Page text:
Genome-wide association study of endometrial cancer in E2C2

Immaculata De Vivo, Jennifer Prescott, Veronica Wendy Setiawan, Sara H. Olson, Nicolas Wentzensen, John Attia, Amanda Black, Louise Brinton, Chu Chen, Constance Chen, Linda S. Cook, Marta Crous-Bou, Jennifer Doherty, Alison M. Dunning, Douglas F. Easton, Christine M. Friedenreich, Montserrat Garcia-Closas, Mia M. Gaudet, Christopher Haiman, Susan E. HankinsonPatricia Hartge, Brian E. Henderson, Elizabeth Holliday, Pamela L. Horn-Ross, David J. Hunter, Loic Le Marchand, Xiaolin Liang, Jolanta Lissowska, Jirong Long, Lingeng Lu, Anthony M. Magliocco, Mark McEvoy, Tracy A. O'Mara, Irene Orlow, Jodie N. Painter, Loreall Pooler, Radhai Rastogi, Timothy R. Rebbeck, Harvey Risch, Carlotta Sacerdote, Fredrick Schumacher, Rodney J. Scott, Xin Sheng, Xiao Ou Shu, Amanda B. Spurdle, Deborah Thompson, David Vanden Berg, Noel S. Weiss, Lucy Xia, Yong Bing Xiang, Hannah P. Yang, Herbert Yu, Wei Zheng, Stephen Chanock, Peter Kraft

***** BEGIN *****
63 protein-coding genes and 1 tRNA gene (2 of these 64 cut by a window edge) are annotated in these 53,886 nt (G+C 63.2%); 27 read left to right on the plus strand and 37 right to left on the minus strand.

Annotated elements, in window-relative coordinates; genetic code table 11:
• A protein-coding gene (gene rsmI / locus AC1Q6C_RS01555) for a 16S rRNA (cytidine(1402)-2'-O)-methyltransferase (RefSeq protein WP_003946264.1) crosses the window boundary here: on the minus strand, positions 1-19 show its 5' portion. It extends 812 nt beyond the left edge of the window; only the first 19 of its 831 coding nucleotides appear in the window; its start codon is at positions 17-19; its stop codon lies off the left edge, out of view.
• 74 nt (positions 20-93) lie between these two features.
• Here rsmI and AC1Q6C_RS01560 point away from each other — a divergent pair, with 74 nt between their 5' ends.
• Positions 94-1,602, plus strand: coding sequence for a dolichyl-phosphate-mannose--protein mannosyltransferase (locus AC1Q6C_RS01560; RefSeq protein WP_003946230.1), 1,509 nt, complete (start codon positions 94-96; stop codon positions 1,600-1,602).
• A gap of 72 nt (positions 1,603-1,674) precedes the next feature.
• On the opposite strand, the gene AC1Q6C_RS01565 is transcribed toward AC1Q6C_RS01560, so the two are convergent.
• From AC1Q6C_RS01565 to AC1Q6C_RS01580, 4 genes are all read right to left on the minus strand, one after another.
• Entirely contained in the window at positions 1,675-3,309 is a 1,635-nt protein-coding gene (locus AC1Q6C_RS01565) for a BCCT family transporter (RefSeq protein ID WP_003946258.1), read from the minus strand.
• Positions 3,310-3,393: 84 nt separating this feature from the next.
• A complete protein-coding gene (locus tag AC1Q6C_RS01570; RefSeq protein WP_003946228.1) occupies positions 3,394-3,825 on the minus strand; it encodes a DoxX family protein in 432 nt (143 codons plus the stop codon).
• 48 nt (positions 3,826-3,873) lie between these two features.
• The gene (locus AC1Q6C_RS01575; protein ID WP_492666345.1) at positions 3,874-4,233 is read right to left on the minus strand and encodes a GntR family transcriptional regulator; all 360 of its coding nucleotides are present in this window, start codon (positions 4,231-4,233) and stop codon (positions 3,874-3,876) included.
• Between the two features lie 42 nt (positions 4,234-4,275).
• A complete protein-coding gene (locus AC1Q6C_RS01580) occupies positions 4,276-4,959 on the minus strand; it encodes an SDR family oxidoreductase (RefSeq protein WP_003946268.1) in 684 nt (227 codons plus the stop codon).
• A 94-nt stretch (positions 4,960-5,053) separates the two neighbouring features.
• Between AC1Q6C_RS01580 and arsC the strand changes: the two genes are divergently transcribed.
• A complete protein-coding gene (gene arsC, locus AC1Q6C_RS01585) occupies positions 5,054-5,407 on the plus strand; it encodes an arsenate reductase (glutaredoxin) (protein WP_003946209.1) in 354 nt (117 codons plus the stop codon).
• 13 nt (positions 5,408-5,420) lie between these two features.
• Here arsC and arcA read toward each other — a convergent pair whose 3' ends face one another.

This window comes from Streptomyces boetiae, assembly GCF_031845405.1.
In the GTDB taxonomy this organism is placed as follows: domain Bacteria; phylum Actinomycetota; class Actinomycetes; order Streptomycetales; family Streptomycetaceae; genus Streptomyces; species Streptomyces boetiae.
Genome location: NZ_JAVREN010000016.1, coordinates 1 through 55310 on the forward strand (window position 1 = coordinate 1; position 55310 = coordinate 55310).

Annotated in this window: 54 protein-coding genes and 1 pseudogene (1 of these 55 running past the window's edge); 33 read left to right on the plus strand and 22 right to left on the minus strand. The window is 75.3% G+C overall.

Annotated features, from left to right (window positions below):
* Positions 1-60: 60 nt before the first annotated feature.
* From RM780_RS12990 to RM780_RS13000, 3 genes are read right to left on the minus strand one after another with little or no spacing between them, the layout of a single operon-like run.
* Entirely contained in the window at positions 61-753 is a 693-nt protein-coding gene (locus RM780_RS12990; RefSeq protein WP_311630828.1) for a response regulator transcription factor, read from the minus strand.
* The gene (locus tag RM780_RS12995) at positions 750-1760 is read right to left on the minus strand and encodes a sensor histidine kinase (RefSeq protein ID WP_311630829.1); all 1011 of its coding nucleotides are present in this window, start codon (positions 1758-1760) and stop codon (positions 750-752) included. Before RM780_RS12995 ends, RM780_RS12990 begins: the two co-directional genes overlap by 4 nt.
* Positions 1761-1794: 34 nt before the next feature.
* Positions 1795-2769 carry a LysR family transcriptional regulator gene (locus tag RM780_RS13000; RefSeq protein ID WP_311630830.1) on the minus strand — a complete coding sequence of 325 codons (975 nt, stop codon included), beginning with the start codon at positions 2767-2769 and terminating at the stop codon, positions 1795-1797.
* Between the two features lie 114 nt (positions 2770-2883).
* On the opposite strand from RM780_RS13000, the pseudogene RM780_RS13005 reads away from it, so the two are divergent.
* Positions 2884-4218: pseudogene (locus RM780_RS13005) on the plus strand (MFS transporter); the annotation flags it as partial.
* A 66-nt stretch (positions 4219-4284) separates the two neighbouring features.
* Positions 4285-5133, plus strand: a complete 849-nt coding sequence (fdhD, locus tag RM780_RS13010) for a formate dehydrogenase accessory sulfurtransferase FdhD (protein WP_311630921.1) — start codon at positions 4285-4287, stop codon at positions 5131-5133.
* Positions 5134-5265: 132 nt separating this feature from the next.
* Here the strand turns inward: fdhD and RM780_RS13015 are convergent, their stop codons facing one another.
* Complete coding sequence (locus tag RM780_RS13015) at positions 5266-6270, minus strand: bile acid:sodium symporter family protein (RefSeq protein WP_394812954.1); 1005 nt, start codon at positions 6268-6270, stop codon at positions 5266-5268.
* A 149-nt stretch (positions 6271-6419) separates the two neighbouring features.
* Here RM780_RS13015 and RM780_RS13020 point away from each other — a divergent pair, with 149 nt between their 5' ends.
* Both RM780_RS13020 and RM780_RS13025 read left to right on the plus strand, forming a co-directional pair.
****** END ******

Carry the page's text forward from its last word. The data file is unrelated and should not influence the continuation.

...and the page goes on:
Research output: Contribution to journalArticlepeer-review

Abstract

Endometrial cancer (EC), a neoplasm of the uterine epithelial lining, is the most common gynecological malignancy in developed countries and the fourth most common cancer among US women. Women with a family history of EC have an increased risk for the disease, suggesting that inherited genetic factors play a role. We conducted a two-stage genome-wide association study of Type I EC. Stage 1 included 5,472 women (2,695 cases and 2,777 controls) of European ancestry from seven studies. We selected independent single-nucleotide polymorphisms (SNPs) that displayed the most significant associations with EC in Stage 1 for replication among 17,948 women (4,382 cases and 13,566 controls) in a multiethnic population (African America, Asian, Latina, Hawaiian and European ancestry), from nine studies. Although no novel variants reached genome-wide significance, we replicated previously identified associations with genetic markers near the HNF1B locus. Our findings suggest that larger studies with specific tumor classification are necessary to identify novel genetic polymorphisms associated with EC susceptibility.

Original languageEnglish (US)
Pages (from-to)211-224
Number of pages14
JournalHuman genetics
Volume133
Issue number2
DOIs
StatePublished - Feb 2014

ASJC Scopus subject areas

  • Genetics
  • Genetics(clinical)

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